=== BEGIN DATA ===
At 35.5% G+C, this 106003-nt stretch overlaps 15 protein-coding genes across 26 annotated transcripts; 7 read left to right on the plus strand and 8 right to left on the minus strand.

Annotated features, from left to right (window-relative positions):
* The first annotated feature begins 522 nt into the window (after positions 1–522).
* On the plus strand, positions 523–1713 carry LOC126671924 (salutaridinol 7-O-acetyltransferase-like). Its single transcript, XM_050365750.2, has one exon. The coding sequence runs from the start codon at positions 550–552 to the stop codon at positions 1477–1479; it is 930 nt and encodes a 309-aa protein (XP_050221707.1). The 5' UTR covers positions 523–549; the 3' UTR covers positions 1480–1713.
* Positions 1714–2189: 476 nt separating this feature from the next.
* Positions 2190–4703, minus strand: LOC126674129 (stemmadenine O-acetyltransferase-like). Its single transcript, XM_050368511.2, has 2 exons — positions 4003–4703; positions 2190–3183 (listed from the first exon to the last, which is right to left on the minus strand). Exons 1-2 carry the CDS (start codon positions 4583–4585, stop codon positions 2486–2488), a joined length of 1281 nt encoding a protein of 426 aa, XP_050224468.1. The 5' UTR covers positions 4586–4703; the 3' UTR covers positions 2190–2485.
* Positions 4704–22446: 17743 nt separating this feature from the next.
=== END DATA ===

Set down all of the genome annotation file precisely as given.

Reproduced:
At 35.5% G+C, this 106003-nt stretch overlaps 15 protein-coding genes across 26 annotated transcripts; 7 read left to right on the plus strand and 8 right to left on the minus strand.

Annotated features, from left to right (window-relative positions):
* The first annotated feature begins 522 nt into the window (after positions 1–522).
* On the plus strand, positions 523–1713 carry LOC126671924 (salutaridinol 7-O-acetyltransferase-like). Its single transcript, XM_050365750.2, has one exon. The coding sequence runs from the start codon at positions 550–552 to the stop codon at positions 1477–1479; it is 930 nt and encodes a 309-aa protein (XP_050221707.1). The 5' UTR covers positions 523–549; the 3' UTR covers positions 1480–1713.
* Positions 1714–2189: 476 nt separating this feature from the next.
* Positions 2190–4703, minus strand: LOC126674129 (stemmadenine O-acetyltransferase-like). Its single transcript, XM_050368511.2, has 2 exons — positions 4003–4703; positions 2190–3183 (listed from the first exon to the last, which is right to left on the minus strand). Exons 1-2 carry the CDS (start codon positions 4583–4585, stop codon positions 2486–2488), a joined length of 1281 nt encoding a protein of 426 aa, XP_050224468.1. The 5' UTR covers positions 4586–4703; the 3' UTR covers positions 2190–2485.
* Positions 4704–22446: 17743 nt separating this feature from the next.